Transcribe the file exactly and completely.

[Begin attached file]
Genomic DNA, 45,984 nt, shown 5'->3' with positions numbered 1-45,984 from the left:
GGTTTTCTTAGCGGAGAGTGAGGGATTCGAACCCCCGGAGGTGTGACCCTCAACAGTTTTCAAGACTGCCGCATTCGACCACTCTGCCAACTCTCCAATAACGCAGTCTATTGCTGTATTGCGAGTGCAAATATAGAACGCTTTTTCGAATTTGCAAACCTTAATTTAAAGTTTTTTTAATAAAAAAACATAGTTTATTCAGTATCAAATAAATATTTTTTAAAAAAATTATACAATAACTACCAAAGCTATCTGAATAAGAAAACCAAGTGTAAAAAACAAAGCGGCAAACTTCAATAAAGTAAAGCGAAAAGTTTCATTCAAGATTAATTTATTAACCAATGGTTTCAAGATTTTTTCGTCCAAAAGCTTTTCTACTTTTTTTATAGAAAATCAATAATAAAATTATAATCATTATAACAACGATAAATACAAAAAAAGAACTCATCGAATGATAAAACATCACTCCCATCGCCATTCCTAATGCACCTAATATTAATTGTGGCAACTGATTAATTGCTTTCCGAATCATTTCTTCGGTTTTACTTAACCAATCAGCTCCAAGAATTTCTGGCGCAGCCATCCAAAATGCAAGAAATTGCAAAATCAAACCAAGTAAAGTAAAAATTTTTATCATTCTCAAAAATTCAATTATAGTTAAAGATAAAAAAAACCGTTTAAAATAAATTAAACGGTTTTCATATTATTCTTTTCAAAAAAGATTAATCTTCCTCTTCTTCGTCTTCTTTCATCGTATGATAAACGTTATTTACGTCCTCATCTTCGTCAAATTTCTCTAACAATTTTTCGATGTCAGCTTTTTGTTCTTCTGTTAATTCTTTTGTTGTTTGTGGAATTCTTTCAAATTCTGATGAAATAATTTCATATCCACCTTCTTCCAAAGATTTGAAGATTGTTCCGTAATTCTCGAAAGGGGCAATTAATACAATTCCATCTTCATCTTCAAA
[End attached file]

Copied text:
Genomic DNA, 45,984 nt, shown 5'->3' with positions numbered 1-45,984 from the left:
GGTTTTCTTAGCGGAGAGTGAGGGATTCGAACCCCCGGAGGTGTGACCCTCAACAGTTTTCAAGACTGCCGCATTCGACCACTCTGCCAACTCTCCAATAACGCAGTCTATTGCTGTATTGCGAGTGCAAATATAGAACGCTTTTTCGAATTTGCAAACCTTAATTTAAAGTTTTTTTAATAAAAAAACATAGTTTATTCAGTATCAAATAAATATTTTTTAAAAAAATTATACAATAACTACCAAAGCTATCTGAATAAGAAAACCAAGTGTAAAAAACAAAGCGGCAAACTTCAATAAAGTAAAGCGAAAAGTTTCATTCAAGATTAATTTATTAACCAATGGTTTCAAGATTTTTTCGTCCAAAAGCTTTTCTACTTTTTTTATAGAAAATCAATAATAAAATTATAATCATTATAACAACGATAAATACAAAAAAAGAACTCATCGAATGATAAAACATCACTCCCATCGCCATTCCTAATGCACCTAATATTAATTGTGGCAACTGATTAATTGCTTTCCGAATCATTTCTTCGGTTTTACTTAACCAATCAGCTCCAAGAATTTCTGGCGCAGCCATCCAAAATGCAAGAAATTGCAAAATCAAACCAAGTAAAGTAAAAATTTTTATCATTCTCAAAAATTCAATTATAGTTAAAGATAAAAAAAACCGTTTAAAATAAATTAAACGGTTTTCATATTATTCTTTTCAAAAAAGATTAATCTTCCTCTTCTTCGTCTTCTTTCATCGTATGATAAACGTTATTTACGTCCTCATCTTCGTCAAATTTCTCTAACAATTTTTCGATGTCAGCTTTTTGTTCTTCTGTTAATTCTTTTGTTGTTTGTGGAATTCTTTCAAATTCTGATGAAATAATTTCATATCCACCTTCTTCCAAAGATTTGAAGATTGTTCCGTAATTCTCGAAAGGGGCAATTAATACAATTCCATCTTCATCTTCAAA